Enhanced query objects with S#arp Architecture

March 21, 2011

I’ve been using S#arp Architecture (and the Who Can Help Me structure) on a few projects for a while now and on the whole I’m very happy with it. However, Ayende’s recent post Architecting in the pit of doom: The evils of the repository abstraction layer hit a nerve, and got me thinking that maybe I’ve been applying the services (or tasks) / repository abstraction a bit too liberally. The following day I saw this tweet mentioning @fabiomaulo’s Enhanced Query Object which looks just the ticket to solving this issue. So, I’ve updated my SharpArchitecture-MultiTenant project on GitHub to use enhanced query objects.

In the SharpArchitecture.MultiTenant.Data project I’ve created an NHibernate folder (and namespace) and added a base class for queries that provides access to the ISession (similar to the existing code in the Repository base class):

using NHibernate;
using SharpArch.Data.NHibernate;

namespace SharpArchitecture.MultiTenant.Data.NHibernate
  public class NHibernateQuery
    protected virtual ISession Session
        var factoryKey = SessionFactoryKeyHelper.GetKey(this);
        return NHibernateSession.CurrentFor(factoryKey);

As this project is enabled for multi-tenants I’ve also created a marker interface to indicate if the query is tenant specific:

namespace SharpArchitecture.MultiTenant.Framework.Contracts
  public interface IMultiTenantQuery { }

In MultiTenantSessionFactoryKeyProvider, I’ve updated the GetKeyFrom method to test for implementation of the IMultiTenantQuery interface:

public string GetKeyFrom(object anObject)
  var type = anObject.GetType();
  var isMultiTenant = type.IsImplementationOf<IMultiTenantQuery>() ||
                      type.IsImplementationOf<IMultiTenantRepository>() ||
  return isMultiTenant
    ? GetKey()
    : NHibernateSession.DefaultFactoryKey;

Now everything is in place to create some queries, so for the list of Customers I’ve created an interface for the query as below:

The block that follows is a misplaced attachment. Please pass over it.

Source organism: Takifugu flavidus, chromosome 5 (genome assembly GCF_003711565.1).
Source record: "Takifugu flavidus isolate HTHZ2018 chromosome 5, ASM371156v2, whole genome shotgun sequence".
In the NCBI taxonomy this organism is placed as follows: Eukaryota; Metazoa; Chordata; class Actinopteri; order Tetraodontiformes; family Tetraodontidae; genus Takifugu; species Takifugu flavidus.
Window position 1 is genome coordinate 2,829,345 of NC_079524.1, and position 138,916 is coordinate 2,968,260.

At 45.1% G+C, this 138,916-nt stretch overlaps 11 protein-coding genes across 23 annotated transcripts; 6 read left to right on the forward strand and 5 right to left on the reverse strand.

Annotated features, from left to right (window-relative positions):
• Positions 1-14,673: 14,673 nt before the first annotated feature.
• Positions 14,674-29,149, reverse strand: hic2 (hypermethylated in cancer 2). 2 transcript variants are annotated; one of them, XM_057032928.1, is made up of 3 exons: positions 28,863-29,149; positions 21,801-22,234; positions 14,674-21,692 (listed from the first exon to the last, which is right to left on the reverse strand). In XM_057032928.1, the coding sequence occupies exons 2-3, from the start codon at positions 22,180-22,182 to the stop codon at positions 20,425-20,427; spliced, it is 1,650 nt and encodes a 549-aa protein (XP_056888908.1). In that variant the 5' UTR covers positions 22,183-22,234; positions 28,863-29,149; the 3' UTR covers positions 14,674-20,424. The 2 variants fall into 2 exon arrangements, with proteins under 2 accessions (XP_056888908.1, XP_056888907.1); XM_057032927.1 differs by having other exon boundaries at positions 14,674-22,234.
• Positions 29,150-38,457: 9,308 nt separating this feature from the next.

public interface ICustomerListQuery : IMultiTenantQuery
  IPagination<CustomerViewModel> GetPagedList(int pageIndex, int pageSize);

and an implementation:

public class CustomerListQuery : NHibernateQuery, ICustomerListQuery
  public IPagination<CustomerViewModel> GetPagedList(int pageIndex, int pageSize)
    var query = Session.QueryOver<Customer>()
      .OrderBy(customer => customer.Code).Asc;

    var countQuery = query.ToRowCountQuery();
    var totalCount = countQuery.FutureValue<int>();

    var firstResult = (pageIndex - 1) * pageSize;

    CustomerViewModel viewModel = null;
    var viewModels = query.SelectList(list => list
                            .Select(mission => mission.Id).WithAlias(() => viewModel.Id)
                            .Select(mission => mission.Code).WithAlias(() => viewModel.Code)
                            .Select(mission => mission.Name).WithAlias(() => viewModel.Name))

    return new CustomPagination<CustomerViewModel>(viewModels, pageIndex, pageSize, totalCount.Value);

As you can see, this code is using NHibernate projections and transforms to get a list of the required view models, bypassing the need for a data transfer object (DTO) and mappers. This is a trivial example, but in reality the query would be more complex and likely to flatten the object structure.

Now the controller itself can use the query interface to get the paged list of view models:

public ActionResult Index(int? page)
  var customers = _customerListQuery.GetPagedList(page ?? 1, DefaultPageSize);
  var viewModel = new CustomerListViewModel { Customers = customers };
  return View(viewModel);

I quite like this solution; the unnecessary layers of abstraction are removed and the queries are nicely encapsulated, if anything more complex is required (e.g. multiple data sources) then it is always possible to fall back to the services / repositories style as before.